The Minister is the first woman to get a doctorate form the Zambian University. She is a dedicated Catholic and outspoken on issues in her ministries. We are looking to her Ministry to be of some assistance to the Boarding School Unit we hope to build.
Open at Holy Cross Retreat Center:
For many people there is a desire for quiet and solitude to listen to God, to listen to our hearts, to rest.
Scripture tells of Jesus and many others taking time in the desert to pray.
On May 20th, about 50 people gathered for the blessing and opening of our new Hermitage at Holy Cross Retreat Center in Mesilla Park, New Mexico. The Hermitage is located on the southeast corner of our property, behind the retreat rooms with a wonderful view of the Organ Mountains.
Many thanks to our many volunteers and donors.
Reservations are being accepted - Tel: 575 524-3688; email: Director@holycrossretreat.org
Fr. Tom Smith OFM Conv.
The title of Our Lady of Consolation, or Mary, Consoler of the Afflicted, comes from the Latin Consolatrix Afflictorum and is the title by which the Blessed Virgin Mary is venerated in Luxembourg. In 1875, a replica of the statue of Our Lady of Consolation in Luxembourg City was brought to Carey, Ohio, and the miraculous procession on May 24 of that year marks the origins of the Basilica and National Shrine of Our Lady of Consolation. Countless pilgrims have visited the shrine since then and have experienced healing and consolation in many ways.
Conventual Franciscan Friars have been the guardians and ministers of the Shrine since 1912 and for that reason the name of Our Lady of Consolation was chosen for our province.
Many blessings to you on this Feast day.
Celebrating Mount St. Francis
A Tradition of Serving Spiritual Needs
The third annual MountFest, an Experience of Kentuckiana, will be held on Saturday, June 2, from 2pm to 8pm, at Mount St. Francis in southern Indiana. Benefiting the Retreat Assistance Fund, this year’s event is dedicated to Br. Bob Baxter OFM Conv. who passed away in March after serving for many years as Director of Retreats at the Mount.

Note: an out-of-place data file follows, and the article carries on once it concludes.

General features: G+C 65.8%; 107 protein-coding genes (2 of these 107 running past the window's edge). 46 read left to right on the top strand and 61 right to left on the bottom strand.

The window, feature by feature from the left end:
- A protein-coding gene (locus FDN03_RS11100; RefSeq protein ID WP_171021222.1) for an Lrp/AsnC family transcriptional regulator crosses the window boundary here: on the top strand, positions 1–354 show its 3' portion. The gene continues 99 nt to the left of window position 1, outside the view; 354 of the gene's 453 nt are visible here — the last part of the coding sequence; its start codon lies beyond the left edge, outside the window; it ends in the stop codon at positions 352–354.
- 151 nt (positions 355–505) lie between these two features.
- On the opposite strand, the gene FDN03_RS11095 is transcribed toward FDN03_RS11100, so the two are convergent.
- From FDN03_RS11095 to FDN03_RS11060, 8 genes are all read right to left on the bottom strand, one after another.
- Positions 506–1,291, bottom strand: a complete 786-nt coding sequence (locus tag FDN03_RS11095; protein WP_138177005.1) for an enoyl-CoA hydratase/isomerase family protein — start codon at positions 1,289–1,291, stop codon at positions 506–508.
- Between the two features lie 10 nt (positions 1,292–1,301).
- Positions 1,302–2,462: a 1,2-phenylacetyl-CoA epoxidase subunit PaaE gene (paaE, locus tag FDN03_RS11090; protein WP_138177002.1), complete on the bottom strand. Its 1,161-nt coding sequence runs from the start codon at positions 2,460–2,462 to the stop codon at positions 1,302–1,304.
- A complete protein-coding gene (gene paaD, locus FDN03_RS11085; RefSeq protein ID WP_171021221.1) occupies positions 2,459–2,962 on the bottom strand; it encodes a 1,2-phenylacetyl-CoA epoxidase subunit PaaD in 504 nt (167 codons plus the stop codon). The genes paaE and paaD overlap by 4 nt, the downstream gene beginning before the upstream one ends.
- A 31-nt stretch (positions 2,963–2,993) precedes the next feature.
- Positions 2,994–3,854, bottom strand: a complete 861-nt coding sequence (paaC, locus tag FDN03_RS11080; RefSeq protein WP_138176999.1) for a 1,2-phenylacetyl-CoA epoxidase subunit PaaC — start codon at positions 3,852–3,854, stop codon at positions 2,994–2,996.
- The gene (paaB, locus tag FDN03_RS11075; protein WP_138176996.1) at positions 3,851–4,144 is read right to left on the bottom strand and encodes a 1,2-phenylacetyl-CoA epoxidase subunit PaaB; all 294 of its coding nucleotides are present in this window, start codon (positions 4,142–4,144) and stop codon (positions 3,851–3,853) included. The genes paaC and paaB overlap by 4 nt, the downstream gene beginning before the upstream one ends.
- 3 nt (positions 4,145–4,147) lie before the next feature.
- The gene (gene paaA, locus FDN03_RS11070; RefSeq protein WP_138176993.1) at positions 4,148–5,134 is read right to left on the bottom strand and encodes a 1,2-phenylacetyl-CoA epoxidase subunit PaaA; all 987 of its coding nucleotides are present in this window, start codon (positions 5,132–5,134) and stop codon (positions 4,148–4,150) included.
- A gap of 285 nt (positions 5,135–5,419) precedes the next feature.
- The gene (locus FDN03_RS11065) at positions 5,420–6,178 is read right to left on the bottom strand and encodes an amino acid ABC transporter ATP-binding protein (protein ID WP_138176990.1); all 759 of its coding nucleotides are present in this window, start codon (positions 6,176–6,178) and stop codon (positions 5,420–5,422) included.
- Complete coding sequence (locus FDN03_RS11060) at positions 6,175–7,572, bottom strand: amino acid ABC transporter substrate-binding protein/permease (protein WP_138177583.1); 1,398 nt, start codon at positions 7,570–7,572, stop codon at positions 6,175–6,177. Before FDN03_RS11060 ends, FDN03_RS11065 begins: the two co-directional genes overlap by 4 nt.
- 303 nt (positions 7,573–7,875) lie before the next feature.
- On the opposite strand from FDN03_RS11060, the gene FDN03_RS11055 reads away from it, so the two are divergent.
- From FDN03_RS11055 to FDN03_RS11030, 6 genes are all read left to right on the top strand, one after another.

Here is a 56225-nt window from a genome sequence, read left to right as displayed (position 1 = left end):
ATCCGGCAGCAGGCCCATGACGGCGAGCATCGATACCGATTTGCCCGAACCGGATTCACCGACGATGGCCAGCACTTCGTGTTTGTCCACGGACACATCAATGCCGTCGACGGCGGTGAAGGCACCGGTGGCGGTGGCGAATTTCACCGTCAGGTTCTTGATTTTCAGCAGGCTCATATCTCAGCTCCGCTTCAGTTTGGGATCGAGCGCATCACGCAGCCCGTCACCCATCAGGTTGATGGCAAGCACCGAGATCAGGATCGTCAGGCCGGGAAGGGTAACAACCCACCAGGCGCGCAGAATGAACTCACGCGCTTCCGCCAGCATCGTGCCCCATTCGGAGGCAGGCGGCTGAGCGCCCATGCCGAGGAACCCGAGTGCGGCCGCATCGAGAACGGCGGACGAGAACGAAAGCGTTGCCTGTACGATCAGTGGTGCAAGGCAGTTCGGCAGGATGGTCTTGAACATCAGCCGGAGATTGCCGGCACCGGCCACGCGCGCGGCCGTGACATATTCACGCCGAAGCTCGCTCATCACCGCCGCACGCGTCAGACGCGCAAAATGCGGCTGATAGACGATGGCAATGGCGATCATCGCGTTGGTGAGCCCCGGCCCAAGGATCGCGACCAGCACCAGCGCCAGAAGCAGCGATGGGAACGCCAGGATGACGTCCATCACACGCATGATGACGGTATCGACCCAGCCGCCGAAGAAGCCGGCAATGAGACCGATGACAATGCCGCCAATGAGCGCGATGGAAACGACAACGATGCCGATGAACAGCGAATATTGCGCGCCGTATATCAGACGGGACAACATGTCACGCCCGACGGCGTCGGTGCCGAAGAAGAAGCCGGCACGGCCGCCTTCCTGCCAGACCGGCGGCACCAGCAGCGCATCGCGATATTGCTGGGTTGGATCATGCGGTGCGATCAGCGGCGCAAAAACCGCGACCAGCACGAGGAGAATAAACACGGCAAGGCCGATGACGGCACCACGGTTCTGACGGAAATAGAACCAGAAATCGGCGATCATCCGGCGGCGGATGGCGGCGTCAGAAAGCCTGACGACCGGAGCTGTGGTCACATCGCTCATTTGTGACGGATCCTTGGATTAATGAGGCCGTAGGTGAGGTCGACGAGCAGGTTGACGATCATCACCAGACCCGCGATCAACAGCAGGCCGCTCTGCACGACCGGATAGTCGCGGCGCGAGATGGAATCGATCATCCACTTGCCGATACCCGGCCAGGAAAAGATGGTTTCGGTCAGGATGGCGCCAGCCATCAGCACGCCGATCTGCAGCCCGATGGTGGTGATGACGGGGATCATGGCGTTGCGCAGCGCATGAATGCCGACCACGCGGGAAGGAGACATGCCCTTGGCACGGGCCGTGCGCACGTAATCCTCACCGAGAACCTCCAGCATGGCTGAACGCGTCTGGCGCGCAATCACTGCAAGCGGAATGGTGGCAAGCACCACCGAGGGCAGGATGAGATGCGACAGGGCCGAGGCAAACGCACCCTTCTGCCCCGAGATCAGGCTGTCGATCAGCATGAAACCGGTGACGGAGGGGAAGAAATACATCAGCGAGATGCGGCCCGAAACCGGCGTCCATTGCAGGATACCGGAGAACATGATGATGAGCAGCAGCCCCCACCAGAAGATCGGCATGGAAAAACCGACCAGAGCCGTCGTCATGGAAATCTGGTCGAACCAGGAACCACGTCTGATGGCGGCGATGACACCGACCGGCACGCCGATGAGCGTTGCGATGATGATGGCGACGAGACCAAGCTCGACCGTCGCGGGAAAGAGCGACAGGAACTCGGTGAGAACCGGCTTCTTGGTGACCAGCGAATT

Admission is free, and guests will have a chance to sample food and beverages from the region’s restaurants, wineries, and brewers. Local artists and artisans will exhibit their work, from paintings and pottery to other arts, crafts, and specialty items. The Todd Hildreth Trio and The Wildflower Chronicles will provide live music. And once again, the always-popular Terri’s Treasures features an eclectic array of second-hand and slightly-used articles for sale.
The Franciscan spirit of hospitality is a key ingredient of our retreat centers. Br. Bob, a Conventual Franciscan Friar, founded the Retreat Assistance Fund to ensure that all who seek to take part in the Mount’s retreat offerings may do so, regardless of their financial circumstances.
Over the past few years, the Retreat Assistance Fund has underwritten retreat fees for area high school students, sponsored overnight retreats for homeless people, and helped others who need financial assistance to attend a retreat where they may experience spiritual enrichment and the beauty of the surrounding 400-acre nature sanctuary.
For more than 100 years, Mount St. Francis has served the spiritual needs of the region’s youth and adults. From the beginning, the Franciscan Friars and their neighbors and friends have helped support this work. Starting in the 1920s, an annual picnic helped raise money for the retreat programs. In 2015, the traditional picnic was transformed into a celebration of local culture: MountFest.
Mount St. Francis is located at the junction of US Highway 150 and Paoli Pike in Floyds Knobs.